Climate change describes a change in average conditions and encompasses both the global warming driven by human emissions of greenhouse gases, and the resulting large-scale shifts in weather patterns.
On 1 May 2019, the United Kingdom declared a state of climate emergency. "Over the last decade, summers have been 13% wetter, and winters have been 12% wetter than the period 1961–1990", the Met Office states in their key findings from the State of the UK Climate report.
The government's latest climate change risk assessment identifies flood risk, and particularly flooding from heavy downpours, as one of the key climate threats for the UK, alongside stresses on water resources, threats to biodiversity and natural habitats, and the repercussions for the UK from climate change impacts abroad. Conversely, it suggests the UK could also experience warmer, drier summers in the future. Heatwaves could heighten pressure on healthcare services, because older populations are more vulnerable to extreme heat, and impact on transport as higher summer temperatures bring the threat of rail buckling and associated travel delays.
The UK government seeks to achieve net-zero emissions before 2050, calling for a 'zero waste economy'. The decision stresses the need for the government and administration to devise measures to mitigate climate change. Community Resources Network Scotland (CRNS) is the national membership body for social enterprises in reuse, repair, and recycling. Their members diverted over 37,000 tonnes of material from landfill, an estimated net saving of 75,000 tonnes of carbon dioxide, combating climate change and creating jobs.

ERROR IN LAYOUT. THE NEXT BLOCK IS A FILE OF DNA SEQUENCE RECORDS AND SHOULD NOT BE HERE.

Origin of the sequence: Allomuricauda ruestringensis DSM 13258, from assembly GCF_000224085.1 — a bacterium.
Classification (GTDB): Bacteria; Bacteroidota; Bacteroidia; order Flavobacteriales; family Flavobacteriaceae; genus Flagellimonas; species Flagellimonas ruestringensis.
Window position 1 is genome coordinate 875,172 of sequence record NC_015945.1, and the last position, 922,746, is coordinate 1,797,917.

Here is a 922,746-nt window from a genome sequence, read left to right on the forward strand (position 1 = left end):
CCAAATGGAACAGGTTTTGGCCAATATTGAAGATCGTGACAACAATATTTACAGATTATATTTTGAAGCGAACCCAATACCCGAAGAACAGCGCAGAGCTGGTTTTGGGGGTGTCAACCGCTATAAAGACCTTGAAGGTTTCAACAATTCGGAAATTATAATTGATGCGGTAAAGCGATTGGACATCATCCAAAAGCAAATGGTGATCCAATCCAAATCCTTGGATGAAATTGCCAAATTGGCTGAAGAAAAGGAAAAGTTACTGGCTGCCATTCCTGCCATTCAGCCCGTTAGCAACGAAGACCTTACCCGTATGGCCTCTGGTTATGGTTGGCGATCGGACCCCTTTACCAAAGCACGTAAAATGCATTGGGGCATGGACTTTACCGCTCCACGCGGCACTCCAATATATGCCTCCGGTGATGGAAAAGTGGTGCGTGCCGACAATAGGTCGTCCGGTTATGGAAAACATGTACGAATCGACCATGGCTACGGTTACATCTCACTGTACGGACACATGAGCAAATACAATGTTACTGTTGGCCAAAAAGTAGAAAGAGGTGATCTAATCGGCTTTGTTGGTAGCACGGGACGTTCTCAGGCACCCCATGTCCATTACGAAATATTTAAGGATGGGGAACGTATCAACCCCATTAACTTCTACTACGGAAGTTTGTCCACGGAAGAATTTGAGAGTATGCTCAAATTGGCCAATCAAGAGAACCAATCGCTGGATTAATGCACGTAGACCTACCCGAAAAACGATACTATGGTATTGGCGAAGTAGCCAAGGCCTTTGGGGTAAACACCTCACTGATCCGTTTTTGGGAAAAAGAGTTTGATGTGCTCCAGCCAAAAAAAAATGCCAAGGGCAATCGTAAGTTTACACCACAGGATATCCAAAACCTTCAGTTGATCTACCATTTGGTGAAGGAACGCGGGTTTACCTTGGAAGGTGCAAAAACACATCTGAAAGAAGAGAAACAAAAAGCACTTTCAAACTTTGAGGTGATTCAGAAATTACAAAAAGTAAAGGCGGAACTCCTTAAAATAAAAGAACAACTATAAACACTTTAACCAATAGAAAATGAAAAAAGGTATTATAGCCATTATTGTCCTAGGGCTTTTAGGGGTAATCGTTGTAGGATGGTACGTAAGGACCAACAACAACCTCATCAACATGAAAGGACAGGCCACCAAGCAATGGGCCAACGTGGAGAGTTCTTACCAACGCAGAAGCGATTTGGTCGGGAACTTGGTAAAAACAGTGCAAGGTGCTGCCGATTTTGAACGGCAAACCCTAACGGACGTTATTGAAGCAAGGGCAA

Your challenge is to develop a business or service that provides a solution to some aspect of Climate Change in the UK and/or helps to generate revenue for organisations working in this area.
Food poverty has been defined by Professor Elizabeth Dowler (2003) as: "the inability to consume an adequate quality or sufficient quantity of food that is useful for health in socially acceptable ways, or the uncertainty that one will be able to do so." It can impact a person's physical and psychological wellbeing and can be based on economic, social, or cultural reasons.
Many who struggle to afford food will not, for various reasons, access a foodbank. Sixteen percent of the Scottish population are identified as living in relative poverty; these types of households typically spend 23% of their weekly income on food which is more than twice the proportion spent by wealthier households. Research into food poverty points to causes such as low income, including being underpaid, insecure work, and inadequate benefits, in addition to rising food prices and higher family expenses like fuel and rent. Furthermore, those experiencing food poverty have issues accessing shops selling affordable, healthy foods.
Your challenge is to develop a business or service that provides a solution to some aspect of food poverty in the UK and/or helps to generate revenue for organisations working in this area.
Mental Health (including Isolation)